farm bill

Shea Castleberry works in a time capsule of sorts. He walks through the aisles of the Family Video store he manages in Murray, Ky., a small city surrounded by rolling farmland about two hours north of Nashville.

Next to the movies and popcorn, there's a new addition to his store that surprises some of his regulars.

"A lot of people are like 'a video store selling CBD?' But it really does tie into our values. Which is, we're here for the community," Castleberry said.

Lesley L. / Flickr Creative Commons

Among the many provisions of the 2018 Farm Bill is the legalization of widespread production of hemp. Congress approved the compromise last week, and President Trump is expected to sign it into law. But Ohio could lose a chance to capitalize on the new industry if lawmakers maintain the state's prohibition on the study and cultivation of hemp.

Lawmakers unveiled the much-anticipated farm bill compromise Monday night, ending the months-long impasse over whether a critical piece of legislation that provides subsidies to farmers and helps needy Americans buy groceries could pass before the lame-duck session concludes at the end of the year.

House and Senate negotiators are reportedly close to finalizing a framework on a farm bill compromise in hopes it will pass both chambers of Congress and be on the president's desk by the end of the year.

According to a spokesperson for Sen. Debbie Stabenow, D-Mich., House and Senate committee staff worked through the weekend and again on Monday "exchanging offers daily" as last details are being ironed out.

By a razor-thin margin, the House of Representatives passed its version of the farm bill Thursday as Republican leadership was able to round up just enough support from members of its conservative wing to clear passage.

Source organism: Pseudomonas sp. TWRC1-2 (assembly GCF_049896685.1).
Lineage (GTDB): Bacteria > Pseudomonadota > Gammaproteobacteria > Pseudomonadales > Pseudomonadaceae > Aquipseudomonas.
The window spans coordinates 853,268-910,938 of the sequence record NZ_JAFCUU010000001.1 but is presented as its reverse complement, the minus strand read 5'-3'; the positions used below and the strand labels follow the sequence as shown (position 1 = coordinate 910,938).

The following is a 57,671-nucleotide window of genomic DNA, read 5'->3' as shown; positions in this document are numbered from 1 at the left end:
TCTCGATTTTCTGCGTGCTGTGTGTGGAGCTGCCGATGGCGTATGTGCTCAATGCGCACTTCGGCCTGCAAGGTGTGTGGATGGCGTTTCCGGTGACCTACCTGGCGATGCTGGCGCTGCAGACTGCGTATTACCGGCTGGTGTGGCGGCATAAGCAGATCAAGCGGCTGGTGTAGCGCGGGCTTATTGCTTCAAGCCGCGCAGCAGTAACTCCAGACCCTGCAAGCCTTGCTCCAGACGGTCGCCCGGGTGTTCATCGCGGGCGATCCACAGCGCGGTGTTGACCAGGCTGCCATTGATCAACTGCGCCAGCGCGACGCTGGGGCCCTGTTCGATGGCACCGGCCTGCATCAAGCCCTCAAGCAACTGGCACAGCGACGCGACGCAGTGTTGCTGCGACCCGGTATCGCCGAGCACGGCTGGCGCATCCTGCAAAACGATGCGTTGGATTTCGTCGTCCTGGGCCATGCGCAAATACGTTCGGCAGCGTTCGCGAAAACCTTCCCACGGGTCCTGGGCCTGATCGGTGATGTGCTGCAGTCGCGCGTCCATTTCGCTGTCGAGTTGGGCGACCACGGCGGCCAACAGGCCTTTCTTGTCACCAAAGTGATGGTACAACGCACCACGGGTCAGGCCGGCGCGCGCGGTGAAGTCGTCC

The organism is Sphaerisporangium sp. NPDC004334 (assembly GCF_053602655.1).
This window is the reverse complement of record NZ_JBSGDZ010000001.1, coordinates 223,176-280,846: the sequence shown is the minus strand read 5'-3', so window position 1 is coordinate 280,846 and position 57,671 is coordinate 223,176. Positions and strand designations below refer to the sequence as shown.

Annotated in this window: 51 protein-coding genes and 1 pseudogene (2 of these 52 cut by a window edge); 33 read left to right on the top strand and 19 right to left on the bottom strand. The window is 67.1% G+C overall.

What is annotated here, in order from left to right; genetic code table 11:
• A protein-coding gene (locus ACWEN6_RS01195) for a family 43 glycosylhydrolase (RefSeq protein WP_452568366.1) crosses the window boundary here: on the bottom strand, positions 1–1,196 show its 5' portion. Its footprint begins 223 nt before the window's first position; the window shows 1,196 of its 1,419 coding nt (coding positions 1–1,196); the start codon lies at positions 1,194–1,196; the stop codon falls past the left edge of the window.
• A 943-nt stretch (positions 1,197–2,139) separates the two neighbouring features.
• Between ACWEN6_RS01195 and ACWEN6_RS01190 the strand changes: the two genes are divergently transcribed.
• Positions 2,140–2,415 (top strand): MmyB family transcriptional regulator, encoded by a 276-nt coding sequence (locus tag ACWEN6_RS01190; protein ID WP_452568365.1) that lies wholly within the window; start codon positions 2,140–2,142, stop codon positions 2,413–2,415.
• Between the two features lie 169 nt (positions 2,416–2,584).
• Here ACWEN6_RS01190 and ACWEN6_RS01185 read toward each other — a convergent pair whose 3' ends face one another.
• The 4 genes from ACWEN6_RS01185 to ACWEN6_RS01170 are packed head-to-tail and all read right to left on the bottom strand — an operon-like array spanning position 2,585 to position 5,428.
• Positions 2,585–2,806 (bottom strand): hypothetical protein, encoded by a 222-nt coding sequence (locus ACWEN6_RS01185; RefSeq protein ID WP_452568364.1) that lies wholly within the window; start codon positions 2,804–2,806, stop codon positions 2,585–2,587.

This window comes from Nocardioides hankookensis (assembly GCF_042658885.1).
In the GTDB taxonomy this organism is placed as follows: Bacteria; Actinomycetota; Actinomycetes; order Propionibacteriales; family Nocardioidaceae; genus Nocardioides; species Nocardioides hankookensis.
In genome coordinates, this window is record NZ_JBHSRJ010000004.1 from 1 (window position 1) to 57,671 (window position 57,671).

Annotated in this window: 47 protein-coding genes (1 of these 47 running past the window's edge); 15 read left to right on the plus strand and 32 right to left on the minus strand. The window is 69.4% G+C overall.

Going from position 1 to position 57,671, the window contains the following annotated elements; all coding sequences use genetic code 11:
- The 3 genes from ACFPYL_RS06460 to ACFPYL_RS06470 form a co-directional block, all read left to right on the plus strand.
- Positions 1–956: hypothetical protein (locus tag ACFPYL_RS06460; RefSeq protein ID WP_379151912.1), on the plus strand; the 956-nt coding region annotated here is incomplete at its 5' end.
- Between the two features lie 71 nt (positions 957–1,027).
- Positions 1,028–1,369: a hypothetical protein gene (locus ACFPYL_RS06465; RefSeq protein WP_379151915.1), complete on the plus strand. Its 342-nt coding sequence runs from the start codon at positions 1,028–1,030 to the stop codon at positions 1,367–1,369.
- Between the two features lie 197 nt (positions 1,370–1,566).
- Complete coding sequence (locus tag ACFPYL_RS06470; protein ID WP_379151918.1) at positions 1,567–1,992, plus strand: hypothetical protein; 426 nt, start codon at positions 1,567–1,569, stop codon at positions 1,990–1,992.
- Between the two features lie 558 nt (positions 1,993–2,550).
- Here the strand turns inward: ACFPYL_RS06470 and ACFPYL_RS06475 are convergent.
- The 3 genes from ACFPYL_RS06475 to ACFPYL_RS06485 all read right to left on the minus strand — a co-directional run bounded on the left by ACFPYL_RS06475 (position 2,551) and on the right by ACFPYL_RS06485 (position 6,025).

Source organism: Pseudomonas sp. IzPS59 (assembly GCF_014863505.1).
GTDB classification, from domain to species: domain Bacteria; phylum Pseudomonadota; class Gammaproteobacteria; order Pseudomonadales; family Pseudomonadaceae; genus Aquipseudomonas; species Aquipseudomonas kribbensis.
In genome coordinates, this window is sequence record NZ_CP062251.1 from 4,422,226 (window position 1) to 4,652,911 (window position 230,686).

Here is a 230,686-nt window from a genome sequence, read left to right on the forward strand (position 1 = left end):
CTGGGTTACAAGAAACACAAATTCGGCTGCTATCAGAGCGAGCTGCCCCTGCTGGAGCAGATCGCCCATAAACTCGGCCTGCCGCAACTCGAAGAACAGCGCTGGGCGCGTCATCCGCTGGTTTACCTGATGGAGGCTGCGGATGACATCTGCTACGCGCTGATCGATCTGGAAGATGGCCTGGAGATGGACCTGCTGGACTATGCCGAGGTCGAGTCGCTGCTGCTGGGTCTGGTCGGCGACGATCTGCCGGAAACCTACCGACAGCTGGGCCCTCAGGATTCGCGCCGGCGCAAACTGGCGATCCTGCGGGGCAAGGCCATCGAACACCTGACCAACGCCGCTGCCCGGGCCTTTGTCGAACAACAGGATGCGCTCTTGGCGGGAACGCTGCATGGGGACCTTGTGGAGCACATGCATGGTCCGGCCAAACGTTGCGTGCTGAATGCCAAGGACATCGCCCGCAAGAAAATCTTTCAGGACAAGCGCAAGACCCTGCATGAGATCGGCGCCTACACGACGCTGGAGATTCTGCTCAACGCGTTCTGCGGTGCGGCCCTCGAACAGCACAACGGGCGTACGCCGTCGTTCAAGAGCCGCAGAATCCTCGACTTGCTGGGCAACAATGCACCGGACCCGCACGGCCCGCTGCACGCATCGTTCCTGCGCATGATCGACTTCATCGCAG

The GOP-backed measure, which covers farm and food policy legislation, passed 213-211.

The $867 billion package renews the safety net for farmers across the country, but also includes tougher work requirements for recipients of the Supplemental Nutrition Program or SNAP, formerly known as food stamps.

J. Scott Applewhite / Associated Press

The Senate Agriculture Committee passed its version of a Farm Bill and sent it to the full chamber, which is expected to vote before the July 4 recess. Sen. Sherrod Brown (D-Ohio), a committee member, says there’s a lot in the bill for Ohio. 

Keitha Simpson at the Marysville Food Pantry.
Nick Evans

Volunteers box up food for the morning rush at the Marysville Food Pantry while Keitha Simpson stands in an aisle lined with cases of food.

“You name it—any kind of non-perishable you would want,” she says. “Canned vegetables, fruits, pastas, pasta sauce.”

Updated at 6:21 p.m. ET

The House rejected a $867 billion farm bill on Friday — after spending days negotiating with key conservatives in an attempt to pass the bill without the support of Democrats.

The vote was 198-213. Every Democrat voted against the measure, as did 30 Republicans. Many of the GOP lawmakers are members of the House Freedom Caucus and voted no after failing to get concessions on spending and a future vote on immigration in exchange for their support.

Suicide rates among farmers are higher than any other profession in the United States and now some experts and Senators worry Washington politics could be making farmland stresses even worse.

If Republicans in Congress have their way, millions of people who get food aid through the Supplemental Nutritional Assistance Program (SNAP) will have to find a job or attend job training classes for about 20 hours each week, or lose their benefits.

10:00 At the end of October, 850,000 Ohio households could find themselves with less to spend on food when SNAP loses some of its funding. In addition, House Republicans have proposed legislation shaving another $40 billion from the program.  This hour we'll talk about food assistance, get an update on the Farm Bill, and discuss how best to keep all Ohioans fed. Guests

11:00 We're live at the 2013 Public Health Farmers Market, and what better location from which to discuss the Farm Bill? This year's bill, which contains stripped-out nutrition programs and food stamp funding, has left many food banks wondering how they'll fare.  This hour we'll talk about what's next for the nation's farmers and those who rely on food assistance. Guest

10:00 Even without secret tests in the desert, it looks like the Senate has narrowly avoided the "nuclear option--" a split along party lines that threatened to rewrite rules regarding approval of executive branch nominees. And that's just one topic on this hour's All Sides. We'll be joined by Ken Rudin, who will walk us through the latest news and quagmires in Washington. Guests

  • Ken Rudin, NPR's Political Junkie